North Carolina Court of Appeals Confirms That Any Appeals in Suits Designated Complex Business Cases After October 1, 2014 Must Go to the NC Supreme Court, or Face Dismissal
Today the Court of Appeals issued a decision addressing Session Law 2014-102, the 2014 Business Court Modernization Act, which requires that appeals in matters that are designated as mandatory complex business cases go straight to the NC Supreme Court. The case is Christenbury Eye Center v. Medflow. and Riggi.
This case involved a dispute between Christenbury, which offered opthalmalogic and eye services, and Medflow, which provided medical records management software and was founded by Riggi. Christenbury filed a Complaint on September 22, 2014 against Medflow and Riggi, alleging that they breached an agreement to further develop and resell the software platform to other ophthalmological practices by failing to pay royalties owed to Christenbury. The case was designated as a mandatory complex business case on October 29, 2014.
Judge Gale granted Medflow and Riggi's motions to dismiss Christenbury's claims for breach of contract and unfair and deceptive trade practices. Christenbury appealed to the Court of Appeals.
The COA found that it lacked jurisdiction to consider the appeal, explaining that "[i]n 2014, our General Assembly enacted Chapter 102 of the 2014 North Carolina Session Laws, which, among other things, amended N.C. Gen. Stat. § 7A-27 so as to provide a direct right of appeal to the Supreme Court from a final judgment of the Business Court.[.]" The Court further concluded that the effective date of the 2014 amendments to N.C. Gen. Stat. § 7A-27(a)(2) was October 1, 2014, and any case designated as a mandatory complex business case after that date (whether it was filed before that time or not) was subject to the 2014 amendments to N.C. Gen. Stat. § 7A-27(a)(2).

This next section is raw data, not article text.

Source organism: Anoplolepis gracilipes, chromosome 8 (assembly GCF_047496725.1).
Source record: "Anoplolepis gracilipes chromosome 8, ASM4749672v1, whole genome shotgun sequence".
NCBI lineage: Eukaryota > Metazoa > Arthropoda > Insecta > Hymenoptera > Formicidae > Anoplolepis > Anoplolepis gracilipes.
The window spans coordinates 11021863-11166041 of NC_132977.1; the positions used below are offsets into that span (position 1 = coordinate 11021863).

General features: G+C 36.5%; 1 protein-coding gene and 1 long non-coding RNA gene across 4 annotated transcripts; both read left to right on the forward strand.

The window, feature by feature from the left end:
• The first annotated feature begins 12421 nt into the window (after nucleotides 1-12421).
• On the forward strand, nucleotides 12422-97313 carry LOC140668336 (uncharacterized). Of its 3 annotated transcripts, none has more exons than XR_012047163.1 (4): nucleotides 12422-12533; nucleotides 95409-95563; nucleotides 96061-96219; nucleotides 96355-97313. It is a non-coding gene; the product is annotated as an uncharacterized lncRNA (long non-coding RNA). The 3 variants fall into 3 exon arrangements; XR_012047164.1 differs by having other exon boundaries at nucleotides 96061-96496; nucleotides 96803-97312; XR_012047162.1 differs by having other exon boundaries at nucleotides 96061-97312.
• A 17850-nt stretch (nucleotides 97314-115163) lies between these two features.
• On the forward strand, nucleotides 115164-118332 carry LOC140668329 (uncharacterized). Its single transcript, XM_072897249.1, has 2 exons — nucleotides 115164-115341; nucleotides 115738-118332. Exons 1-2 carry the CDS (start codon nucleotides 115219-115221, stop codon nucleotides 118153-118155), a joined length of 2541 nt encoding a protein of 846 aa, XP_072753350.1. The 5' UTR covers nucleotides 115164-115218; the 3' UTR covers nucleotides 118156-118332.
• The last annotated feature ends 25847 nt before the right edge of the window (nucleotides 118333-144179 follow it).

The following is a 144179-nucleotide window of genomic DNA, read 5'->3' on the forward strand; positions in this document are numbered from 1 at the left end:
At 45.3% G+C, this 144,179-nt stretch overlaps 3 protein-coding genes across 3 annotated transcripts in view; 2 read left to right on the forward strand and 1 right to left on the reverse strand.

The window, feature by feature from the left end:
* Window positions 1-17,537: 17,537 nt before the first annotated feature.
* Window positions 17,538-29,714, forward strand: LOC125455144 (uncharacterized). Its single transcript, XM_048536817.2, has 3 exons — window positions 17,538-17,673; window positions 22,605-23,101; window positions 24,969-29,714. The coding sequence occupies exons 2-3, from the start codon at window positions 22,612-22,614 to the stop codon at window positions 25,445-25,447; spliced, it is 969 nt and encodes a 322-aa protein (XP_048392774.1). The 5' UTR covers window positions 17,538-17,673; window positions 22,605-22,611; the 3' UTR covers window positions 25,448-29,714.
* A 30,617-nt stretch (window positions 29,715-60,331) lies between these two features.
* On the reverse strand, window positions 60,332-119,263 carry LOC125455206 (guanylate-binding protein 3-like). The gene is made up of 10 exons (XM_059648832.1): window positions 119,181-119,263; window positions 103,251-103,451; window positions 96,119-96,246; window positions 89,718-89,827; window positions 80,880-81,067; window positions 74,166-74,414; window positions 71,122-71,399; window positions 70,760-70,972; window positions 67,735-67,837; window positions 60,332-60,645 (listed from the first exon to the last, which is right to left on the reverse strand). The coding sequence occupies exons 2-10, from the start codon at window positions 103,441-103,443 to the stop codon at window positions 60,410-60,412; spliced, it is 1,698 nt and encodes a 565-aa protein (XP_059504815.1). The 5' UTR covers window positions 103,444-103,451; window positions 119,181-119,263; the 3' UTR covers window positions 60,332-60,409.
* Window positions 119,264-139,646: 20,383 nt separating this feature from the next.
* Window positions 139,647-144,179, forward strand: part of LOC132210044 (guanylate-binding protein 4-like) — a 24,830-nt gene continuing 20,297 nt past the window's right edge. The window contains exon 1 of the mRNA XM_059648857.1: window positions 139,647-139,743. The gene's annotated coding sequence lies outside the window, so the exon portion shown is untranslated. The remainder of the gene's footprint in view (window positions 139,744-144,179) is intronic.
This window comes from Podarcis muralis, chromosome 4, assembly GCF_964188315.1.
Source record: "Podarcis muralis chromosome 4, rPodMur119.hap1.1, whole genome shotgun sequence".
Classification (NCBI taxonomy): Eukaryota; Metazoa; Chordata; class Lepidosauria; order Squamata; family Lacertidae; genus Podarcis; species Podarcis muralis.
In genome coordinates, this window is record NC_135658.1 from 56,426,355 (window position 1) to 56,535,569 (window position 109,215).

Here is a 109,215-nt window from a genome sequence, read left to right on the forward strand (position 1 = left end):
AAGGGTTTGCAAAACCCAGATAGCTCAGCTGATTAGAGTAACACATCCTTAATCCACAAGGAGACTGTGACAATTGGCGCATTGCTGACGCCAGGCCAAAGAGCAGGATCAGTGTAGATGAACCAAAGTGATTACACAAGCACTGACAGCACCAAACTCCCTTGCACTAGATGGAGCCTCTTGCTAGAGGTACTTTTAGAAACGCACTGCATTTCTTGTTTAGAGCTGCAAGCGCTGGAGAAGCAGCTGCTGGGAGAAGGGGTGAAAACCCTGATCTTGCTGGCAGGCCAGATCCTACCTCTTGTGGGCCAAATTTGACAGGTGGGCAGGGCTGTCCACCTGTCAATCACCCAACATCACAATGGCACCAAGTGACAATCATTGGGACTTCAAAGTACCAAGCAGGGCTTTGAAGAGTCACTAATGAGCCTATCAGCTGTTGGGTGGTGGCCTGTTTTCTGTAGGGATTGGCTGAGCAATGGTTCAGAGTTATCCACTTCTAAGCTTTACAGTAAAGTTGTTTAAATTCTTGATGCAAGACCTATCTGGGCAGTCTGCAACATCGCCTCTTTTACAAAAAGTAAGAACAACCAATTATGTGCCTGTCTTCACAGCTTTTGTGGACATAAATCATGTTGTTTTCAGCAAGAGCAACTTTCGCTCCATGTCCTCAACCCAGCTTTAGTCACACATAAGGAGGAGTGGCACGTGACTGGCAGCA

There are certainly myriad cases currently pending in Business Court that will lead to appeals. Just remember that if your case was designated after the magic date, you'll face dismissal (and likely lose your right to appeal due to untimeliness) if you don't go straight to the Supreme Court.